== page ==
The situation abroad, however, would be more complicated. Athens was thrilled to learn of Philip's death, seeing it as an opportunity to revolt. The famous Athenian orator Demosthenes immediately wrote to Attalus and Parmenion, one of Philip's most loyal lieutenants, to offer Athens's support and to urge them to declare war on Alexander. Although Attalus had to take this opportunity to save his own life, Alexander knew that Parmenion could be won over, and that success in doing so would greatly strengthen his power. While negotiations continued, Alexander took action against states that threatened to defect. Despite warnings against brashness, Alexander knew that he could not show any signs of weakness at this crucial moment. Therefore, he soon brought Thessaly and others into line, convincing them that cooperation would be the wisest decision. Thebes presented a greater obstacle, as it was naturally averse to Macedonian rule.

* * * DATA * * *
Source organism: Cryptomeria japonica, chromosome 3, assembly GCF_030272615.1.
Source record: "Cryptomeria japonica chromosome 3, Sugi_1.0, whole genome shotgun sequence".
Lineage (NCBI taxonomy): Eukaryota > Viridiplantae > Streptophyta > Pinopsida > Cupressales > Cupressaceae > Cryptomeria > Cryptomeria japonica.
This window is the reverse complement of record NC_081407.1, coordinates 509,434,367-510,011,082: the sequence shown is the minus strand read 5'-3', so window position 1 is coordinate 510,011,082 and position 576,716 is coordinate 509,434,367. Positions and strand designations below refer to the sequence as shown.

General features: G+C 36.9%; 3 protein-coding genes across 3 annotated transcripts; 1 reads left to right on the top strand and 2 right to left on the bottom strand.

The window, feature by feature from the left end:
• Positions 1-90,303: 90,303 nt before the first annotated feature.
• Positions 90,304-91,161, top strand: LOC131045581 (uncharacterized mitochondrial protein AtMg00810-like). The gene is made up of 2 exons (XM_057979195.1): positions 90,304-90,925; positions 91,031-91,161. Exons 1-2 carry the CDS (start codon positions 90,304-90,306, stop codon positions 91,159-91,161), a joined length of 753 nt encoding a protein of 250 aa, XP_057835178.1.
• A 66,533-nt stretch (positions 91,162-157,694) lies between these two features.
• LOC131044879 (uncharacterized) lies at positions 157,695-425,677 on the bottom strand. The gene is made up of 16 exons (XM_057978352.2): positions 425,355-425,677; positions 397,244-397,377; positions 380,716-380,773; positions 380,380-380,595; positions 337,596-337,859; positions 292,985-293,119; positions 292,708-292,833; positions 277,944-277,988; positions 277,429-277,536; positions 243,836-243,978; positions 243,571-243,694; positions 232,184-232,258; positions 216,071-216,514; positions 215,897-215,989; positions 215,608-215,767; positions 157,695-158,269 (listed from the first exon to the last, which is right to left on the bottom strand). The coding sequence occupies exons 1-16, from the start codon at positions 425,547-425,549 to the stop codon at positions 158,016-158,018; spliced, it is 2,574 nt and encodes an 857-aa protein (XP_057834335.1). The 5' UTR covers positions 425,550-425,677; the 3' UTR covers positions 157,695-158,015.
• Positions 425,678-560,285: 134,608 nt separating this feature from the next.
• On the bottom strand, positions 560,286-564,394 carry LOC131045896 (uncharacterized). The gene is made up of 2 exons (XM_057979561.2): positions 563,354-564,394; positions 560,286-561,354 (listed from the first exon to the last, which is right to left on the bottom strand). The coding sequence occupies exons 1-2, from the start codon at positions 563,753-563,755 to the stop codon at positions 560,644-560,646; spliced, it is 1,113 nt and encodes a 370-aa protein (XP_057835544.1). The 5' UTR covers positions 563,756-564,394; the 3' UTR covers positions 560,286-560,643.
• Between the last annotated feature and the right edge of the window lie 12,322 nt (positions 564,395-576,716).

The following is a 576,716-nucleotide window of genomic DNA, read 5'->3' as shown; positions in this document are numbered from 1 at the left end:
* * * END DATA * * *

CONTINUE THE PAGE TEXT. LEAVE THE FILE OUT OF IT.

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This note was uploaded on 12/12/2011 for the course HIST 1320 taught by Professor Murphy during the Fall '08 term at Texas State.